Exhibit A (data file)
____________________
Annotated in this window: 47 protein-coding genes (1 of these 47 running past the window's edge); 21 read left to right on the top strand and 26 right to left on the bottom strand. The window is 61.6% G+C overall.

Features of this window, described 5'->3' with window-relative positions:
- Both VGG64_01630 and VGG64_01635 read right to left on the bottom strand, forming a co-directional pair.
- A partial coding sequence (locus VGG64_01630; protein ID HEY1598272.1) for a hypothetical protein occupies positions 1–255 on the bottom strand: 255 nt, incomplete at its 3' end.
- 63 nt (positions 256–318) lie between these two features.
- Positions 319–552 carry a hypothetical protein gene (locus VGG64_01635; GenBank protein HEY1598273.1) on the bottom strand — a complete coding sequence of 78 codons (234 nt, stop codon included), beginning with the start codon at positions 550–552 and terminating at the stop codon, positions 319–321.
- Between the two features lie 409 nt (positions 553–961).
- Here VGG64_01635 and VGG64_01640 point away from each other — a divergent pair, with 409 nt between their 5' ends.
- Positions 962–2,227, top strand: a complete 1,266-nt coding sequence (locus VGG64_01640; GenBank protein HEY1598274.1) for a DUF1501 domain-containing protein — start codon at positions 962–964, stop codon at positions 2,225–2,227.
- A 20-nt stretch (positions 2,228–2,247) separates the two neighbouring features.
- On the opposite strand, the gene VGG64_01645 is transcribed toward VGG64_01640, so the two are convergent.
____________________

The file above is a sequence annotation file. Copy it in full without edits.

Annotated in this window: 47 protein-coding genes (1 of these 47 running past the window's edge); 21 read left to right on the top strand and 26 right to left on the bottom strand. The window is 61.6% G+C overall.

Features of this window, described 5'->3' with window-relative positions:
- Both VGG64_01630 and VGG64_01635 read right to left on the bottom strand, forming a co-directional pair.
- A partial coding sequence (locus VGG64_01630; protein ID HEY1598272.1) for a hypothetical protein occupies positions 1–255 on the bottom strand: 255 nt, incomplete at its 3' end.
- 63 nt (positions 256–318) lie between these two features.
- Positions 319–552 carry a hypothetical protein gene (locus VGG64_01635; GenBank protein HEY1598273.1) on the bottom strand — a complete coding sequence of 78 codons (234 nt, stop codon included), beginning with the start codon at positions 550–552 and terminating at the stop codon, positions 319–321.
- Between the two features lie 409 nt (positions 553–961).
- Here VGG64_01635 and VGG64_01640 point away from each other — a divergent pair, with 409 nt between their 5' ends.
- Positions 962–2,227, top strand: a complete 1,266-nt coding sequence (locus VGG64_01640; GenBank protein HEY1598274.1) for a DUF1501 domain-containing protein — start codon at positions 962–964, stop codon at positions 2,225–2,227.
- A 20-nt stretch (positions 2,228–2,247) separates the two neighbouring features.
- On the opposite strand, the gene VGG64_01645 is transcribed toward VGG64_01640, so the two are convergent.